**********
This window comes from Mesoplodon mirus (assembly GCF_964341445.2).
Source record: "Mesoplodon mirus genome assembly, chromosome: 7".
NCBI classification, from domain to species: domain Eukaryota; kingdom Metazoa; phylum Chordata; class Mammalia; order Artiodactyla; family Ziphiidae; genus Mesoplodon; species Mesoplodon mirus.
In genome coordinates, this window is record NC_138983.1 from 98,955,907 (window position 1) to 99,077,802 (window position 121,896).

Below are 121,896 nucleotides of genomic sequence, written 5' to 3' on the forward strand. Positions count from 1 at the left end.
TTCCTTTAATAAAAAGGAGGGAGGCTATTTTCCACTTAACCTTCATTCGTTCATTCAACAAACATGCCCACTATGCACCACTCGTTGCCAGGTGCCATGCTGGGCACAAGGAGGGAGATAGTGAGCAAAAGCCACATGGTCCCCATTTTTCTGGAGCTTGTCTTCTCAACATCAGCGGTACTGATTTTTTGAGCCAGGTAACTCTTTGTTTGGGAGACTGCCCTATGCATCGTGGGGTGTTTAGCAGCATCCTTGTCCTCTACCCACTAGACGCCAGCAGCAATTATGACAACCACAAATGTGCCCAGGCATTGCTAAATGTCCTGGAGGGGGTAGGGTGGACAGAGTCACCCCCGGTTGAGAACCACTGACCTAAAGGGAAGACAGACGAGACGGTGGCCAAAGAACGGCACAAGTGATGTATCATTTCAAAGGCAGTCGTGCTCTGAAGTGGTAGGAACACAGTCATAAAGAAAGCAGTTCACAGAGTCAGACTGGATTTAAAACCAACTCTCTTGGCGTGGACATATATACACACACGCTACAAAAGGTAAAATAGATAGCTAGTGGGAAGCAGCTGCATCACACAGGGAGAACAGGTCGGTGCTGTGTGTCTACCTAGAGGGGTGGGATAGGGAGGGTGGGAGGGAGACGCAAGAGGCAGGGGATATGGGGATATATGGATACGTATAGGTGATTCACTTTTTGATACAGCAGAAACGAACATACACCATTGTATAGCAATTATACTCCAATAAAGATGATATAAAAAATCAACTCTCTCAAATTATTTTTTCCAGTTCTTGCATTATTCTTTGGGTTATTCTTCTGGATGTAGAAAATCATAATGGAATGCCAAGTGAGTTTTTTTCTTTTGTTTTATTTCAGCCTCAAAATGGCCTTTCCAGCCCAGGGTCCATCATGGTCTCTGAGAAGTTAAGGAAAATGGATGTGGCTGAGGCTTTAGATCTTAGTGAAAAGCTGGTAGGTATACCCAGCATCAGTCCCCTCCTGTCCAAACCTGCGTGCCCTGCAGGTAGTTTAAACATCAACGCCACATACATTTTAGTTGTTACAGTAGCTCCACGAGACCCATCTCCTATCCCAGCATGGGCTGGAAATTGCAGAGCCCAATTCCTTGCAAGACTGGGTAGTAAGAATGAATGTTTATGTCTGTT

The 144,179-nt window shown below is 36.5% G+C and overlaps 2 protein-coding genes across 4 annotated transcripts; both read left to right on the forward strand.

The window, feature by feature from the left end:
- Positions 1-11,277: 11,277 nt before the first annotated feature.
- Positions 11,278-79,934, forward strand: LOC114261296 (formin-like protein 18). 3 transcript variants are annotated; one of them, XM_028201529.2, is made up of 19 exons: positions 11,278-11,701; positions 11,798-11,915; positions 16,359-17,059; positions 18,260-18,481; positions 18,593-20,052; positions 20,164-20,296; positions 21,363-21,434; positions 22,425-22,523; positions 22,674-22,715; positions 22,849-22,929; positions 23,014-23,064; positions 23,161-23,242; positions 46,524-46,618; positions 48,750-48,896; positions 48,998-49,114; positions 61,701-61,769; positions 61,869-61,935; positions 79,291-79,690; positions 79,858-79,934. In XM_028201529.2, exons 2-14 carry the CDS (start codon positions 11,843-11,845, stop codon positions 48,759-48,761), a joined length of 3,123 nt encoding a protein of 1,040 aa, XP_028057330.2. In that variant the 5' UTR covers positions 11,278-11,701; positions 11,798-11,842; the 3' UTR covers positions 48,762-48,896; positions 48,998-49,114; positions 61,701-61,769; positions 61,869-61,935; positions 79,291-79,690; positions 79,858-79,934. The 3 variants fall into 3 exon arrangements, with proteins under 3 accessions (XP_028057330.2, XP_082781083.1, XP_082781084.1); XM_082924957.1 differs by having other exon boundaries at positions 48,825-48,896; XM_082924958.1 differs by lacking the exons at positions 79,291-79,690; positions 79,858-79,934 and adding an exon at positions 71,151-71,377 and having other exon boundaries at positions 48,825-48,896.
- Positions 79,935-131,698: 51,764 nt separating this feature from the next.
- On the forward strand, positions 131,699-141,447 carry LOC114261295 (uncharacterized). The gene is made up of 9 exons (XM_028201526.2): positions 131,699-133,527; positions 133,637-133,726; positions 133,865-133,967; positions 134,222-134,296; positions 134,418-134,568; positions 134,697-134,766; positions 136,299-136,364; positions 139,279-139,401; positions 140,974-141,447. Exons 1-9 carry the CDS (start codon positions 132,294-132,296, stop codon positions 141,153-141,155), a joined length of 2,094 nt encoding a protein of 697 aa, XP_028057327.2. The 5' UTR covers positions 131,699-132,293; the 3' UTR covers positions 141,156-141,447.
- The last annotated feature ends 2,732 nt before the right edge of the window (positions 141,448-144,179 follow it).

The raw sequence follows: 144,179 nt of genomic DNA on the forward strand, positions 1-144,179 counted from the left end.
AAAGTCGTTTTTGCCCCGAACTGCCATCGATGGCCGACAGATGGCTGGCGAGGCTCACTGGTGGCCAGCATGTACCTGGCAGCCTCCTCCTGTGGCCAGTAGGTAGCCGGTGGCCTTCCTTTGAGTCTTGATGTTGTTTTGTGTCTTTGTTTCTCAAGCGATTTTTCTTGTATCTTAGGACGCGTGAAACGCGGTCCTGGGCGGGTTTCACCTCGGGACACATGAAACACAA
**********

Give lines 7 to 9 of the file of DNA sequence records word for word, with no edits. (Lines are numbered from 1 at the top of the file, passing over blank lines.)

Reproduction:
The 144,179-nt window shown below is 36.5% G+C and overlaps 2 protein-coding genes across 4 annotated transcripts; both read left to right on the forward strand.

The window, feature by feature from the left end:
- Positions 1-11,277: 11,277 nt before the first annotated feature.